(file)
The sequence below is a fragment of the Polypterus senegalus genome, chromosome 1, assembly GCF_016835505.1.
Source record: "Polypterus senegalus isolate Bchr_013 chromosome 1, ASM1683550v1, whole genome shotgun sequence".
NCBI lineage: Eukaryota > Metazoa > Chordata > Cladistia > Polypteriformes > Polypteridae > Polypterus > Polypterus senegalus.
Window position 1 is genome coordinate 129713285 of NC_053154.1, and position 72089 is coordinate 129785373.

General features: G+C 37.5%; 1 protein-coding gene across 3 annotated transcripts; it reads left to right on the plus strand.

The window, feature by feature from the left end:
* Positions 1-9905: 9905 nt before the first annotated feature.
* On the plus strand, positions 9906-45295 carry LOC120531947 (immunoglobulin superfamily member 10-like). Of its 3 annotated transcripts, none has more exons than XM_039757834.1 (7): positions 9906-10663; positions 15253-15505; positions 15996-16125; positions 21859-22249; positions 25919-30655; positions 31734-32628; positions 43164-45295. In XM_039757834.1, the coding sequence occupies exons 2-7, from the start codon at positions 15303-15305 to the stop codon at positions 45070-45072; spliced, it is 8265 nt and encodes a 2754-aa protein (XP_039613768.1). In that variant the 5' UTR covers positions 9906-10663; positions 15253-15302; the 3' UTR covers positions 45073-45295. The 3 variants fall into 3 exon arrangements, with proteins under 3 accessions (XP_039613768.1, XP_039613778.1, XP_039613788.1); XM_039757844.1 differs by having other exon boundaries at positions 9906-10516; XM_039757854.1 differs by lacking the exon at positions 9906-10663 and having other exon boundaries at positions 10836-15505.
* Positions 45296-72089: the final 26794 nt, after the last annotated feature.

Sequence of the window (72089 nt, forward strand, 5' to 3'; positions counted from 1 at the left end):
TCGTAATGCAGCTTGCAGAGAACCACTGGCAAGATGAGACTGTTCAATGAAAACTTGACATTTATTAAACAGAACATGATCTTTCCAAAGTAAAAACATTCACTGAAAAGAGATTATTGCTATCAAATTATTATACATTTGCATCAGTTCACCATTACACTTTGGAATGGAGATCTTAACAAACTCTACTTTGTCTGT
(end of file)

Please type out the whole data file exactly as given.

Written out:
The sequence below is a fragment of the Polypterus senegalus genome, chromosome 1, assembly GCF_016835505.1.
Source record: "Polypterus senegalus isolate Bchr_013 chromosome 1, ASM1683550v1, whole genome shotgun sequence".
NCBI lineage: Eukaryota > Metazoa > Chordata > Cladistia > Polypteriformes > Polypteridae > Polypterus > Polypterus senegalus.
Window position 1 is genome coordinate 129713285 of NC_053154.1, and position 72089 is coordinate 129785373.

General features: G+C 37.5%; 1 protein-coding gene across 3 annotated transcripts; it reads left to right on the plus strand.

The window, feature by feature from the left end:
* Positions 1-9905: 9905 nt before the first annotated feature.
* On the plus strand, positions 9906-45295 carry LOC120531947 (immunoglobulin superfamily member 10-like). Of its 3 annotated transcripts, none has more exons than XM_039757834.1 (7): positions 9906-10663; positions 15253-15505; positions 15996-16125; positions 21859-22249; positions 25919-30655; positions 31734-32628; positions 43164-45295. In XM_039757834.1, the coding sequence occupies exons 2-7, from the start codon at positions 15303-15305 to the stop codon at positions 45070-45072; spliced, it is 8265 nt and encodes a 2754-aa protein (XP_039613768.1). In that variant the 5' UTR covers positions 9906-10663; positions 15253-15302; the 3' UTR covers positions 45073-45295. The 3 variants fall into 3 exon arrangements, with proteins under 3 accessions (XP_039613768.1, XP_039613778.1, XP_039613788.1); XM_039757844.1 differs by having other exon boundaries at positions 9906-10516; XM_039757854.1 differs by lacking the exon at positions 9906-10663 and having other exon boundaries at positions 10836-15505.
* Positions 45296-72089: the final 26794 nt, after the last annotated feature.

Sequence of the window (72089 nt, forward strand, 5' to 3'; positions counted from 1 at the left end):
TCGTAATGCAGCTTGCAGAGAACCACTGGCAAGATGAGACTGTTCAATGAAAACTTGACATTTATTAAACAGAACATGATCTTTCCAAAGTAAAAACATTCACTGAAAAGAGATTATTGCTATCAAATTATTATACATTTGCATCAGTTCACCATTACACTTTGGAATGGAGATCTTAACAAACTCTACTTTGTCTGT